Gastrointestinal stromal tumors (GIST) related emergencies.Int J Surg. 2014; 12(4):269-80.IJ
Gastrointestinal stromal tumors (GISTs) are the most common mesenchymal tumors of the gastrointestinal tract, accounting for 1-3% of all gastrointestinal malignancies. Throughout the whole length of the gastrointestinal tract, GIST arises most commonly from the stomach followed by small bowel. The clinical presentations of GIST are highly variable according to their site and size. The most frequent symptoms are anemia, weight loss, gastrointestinal bleeding, abdominal pain and massrelated symptoms. Patients may present with acute abdomen, obstruction, perforation or rupture and peritonitis. Surgical resection is the "gold standard" for therapy of GIST. Recently, targeted therapy with inhibitors of tyrosine kinase receptors (imatinib) has been introduced for the management of advanced and metastatic tumors.
The aim of this work is to present the experience of the Gastrointestinal Surgery Unit, Alexandria Faculty of Medicine in the management of patients with GIST related emergencies.
PATIENTS AND METHODS
This study was carried out on all patients with gastrointestinal stromal tumors who presented to the Gastrointestinal Surgery Unit, Main Alexandria University Hospital in an emergency situation during the period from January 2005 till December 2012. All patients' data, clinical presentations, radiological and endoscopic data, surgical procedures, complications, and survival data were collected, reviewed and analyzed. After approval of local ethics committee, all patients included in the study were informed well about the procedure and an informed written consent was obtained from every patient before carrying the procedure.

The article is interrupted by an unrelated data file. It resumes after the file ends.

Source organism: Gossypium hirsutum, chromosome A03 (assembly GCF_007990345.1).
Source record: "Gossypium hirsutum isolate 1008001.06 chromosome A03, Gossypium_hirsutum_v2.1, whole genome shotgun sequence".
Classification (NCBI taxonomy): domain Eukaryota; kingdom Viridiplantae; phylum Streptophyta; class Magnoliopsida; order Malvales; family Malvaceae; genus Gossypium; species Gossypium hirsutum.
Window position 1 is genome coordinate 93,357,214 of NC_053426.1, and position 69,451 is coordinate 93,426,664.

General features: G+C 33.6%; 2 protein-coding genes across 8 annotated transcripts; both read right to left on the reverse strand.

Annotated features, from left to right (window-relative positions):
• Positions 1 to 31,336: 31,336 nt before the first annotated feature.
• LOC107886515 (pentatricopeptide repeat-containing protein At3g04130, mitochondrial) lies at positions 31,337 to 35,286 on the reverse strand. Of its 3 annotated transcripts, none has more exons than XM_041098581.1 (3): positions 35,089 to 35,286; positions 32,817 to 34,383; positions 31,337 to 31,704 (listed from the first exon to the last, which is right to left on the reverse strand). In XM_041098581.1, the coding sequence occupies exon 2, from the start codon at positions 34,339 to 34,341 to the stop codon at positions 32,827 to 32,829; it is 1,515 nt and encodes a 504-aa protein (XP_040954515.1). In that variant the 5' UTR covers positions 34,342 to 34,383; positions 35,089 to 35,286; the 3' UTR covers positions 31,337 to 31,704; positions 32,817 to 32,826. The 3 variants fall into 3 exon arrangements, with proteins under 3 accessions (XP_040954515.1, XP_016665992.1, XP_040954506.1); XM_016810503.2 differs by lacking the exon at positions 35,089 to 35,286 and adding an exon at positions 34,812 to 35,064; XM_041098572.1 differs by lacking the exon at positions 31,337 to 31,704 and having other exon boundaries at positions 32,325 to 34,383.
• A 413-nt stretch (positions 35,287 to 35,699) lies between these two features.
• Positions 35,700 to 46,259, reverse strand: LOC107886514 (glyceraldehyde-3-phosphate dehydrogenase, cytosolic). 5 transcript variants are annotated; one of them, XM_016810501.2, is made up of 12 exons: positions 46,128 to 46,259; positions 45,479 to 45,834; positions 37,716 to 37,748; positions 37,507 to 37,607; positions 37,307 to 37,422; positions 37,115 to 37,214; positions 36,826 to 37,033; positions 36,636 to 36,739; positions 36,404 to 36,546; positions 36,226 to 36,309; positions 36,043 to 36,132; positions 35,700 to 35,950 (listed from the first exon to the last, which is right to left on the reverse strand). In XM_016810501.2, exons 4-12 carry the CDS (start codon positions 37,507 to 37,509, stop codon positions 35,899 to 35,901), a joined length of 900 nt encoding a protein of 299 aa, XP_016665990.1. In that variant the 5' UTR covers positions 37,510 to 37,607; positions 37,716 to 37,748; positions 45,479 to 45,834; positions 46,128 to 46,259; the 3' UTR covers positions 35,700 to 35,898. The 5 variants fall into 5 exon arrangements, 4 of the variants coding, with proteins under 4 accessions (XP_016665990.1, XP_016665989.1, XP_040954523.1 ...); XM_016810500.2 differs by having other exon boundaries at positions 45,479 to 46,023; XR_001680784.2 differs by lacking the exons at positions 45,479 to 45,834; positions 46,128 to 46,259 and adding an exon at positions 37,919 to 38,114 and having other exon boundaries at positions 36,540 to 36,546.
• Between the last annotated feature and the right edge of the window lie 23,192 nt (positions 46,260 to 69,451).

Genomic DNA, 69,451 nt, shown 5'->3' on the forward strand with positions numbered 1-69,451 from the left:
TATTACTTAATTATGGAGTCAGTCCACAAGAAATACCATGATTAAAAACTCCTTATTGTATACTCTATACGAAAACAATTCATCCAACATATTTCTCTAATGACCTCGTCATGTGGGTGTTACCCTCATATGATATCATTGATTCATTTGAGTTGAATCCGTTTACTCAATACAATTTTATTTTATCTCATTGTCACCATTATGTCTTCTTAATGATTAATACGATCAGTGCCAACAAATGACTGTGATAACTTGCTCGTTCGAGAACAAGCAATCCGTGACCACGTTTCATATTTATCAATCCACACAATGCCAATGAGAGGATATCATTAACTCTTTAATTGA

Between January 2005 and December 2012; 92 patients (54 males and 38 females) were admitted with different emergency presentations of clinically and radiologically suspected GISTs. The tumors were located in the stomach in 49 patients, in the duodenum in 6 patients, in the small intestine in 27 patients, in the small intestinal mesentery in 4 patients, in the colon in 3 patients and in the rectum in 3 patients. The most frequent presenting symptom was gastrointestinal bleeding in 45 patients. Twenty-six patients presented with intestinal obstruction, 14 patients with intraperitoneal hemorrhage and 7 patients with rupture and peritonitis. Ninety patients were operated upon. Two patients presented with extensive GIST, and were not candidate for surgical treatment. All operated patients underwent surgical resection. Complete macroscopic resection was achieved in 86 patients (95.6%), while 4 patients (4.4%) had incomplete resection. All over 11 patients developed metastases, or recurrence. The 3 and 5-years overall survival rates for all patients, using the Kaplan-Meier actuarial curve, were 92.1% and 81.4% respectively. The 3 and 5-years disease-free survival rates for all patients were 73.2% and 64.5% respectively.
Although GISTs are uncommon, their incidence is probably increasing especially their emergency presentations. The emergency surgeon must be acquainted with the disease, its emergency presentation and principles of surgery in the presence of GIST tumors. Early diagnosis and treatment would save life of many patients who presented with GIST related emergencies. Surgery is still the gold standard treatment in localized GIST, although the percentage of relapse is not low even after radical surgery. The prognosis is strictly related to size and completeness of surgical resection. We strongly advocate that all patients with a GIST be carefully and regularly followed-up for an indefinite period. The large number of patients in this series is an alarming signal for further studies to elucidate the pathogenesis of this disease.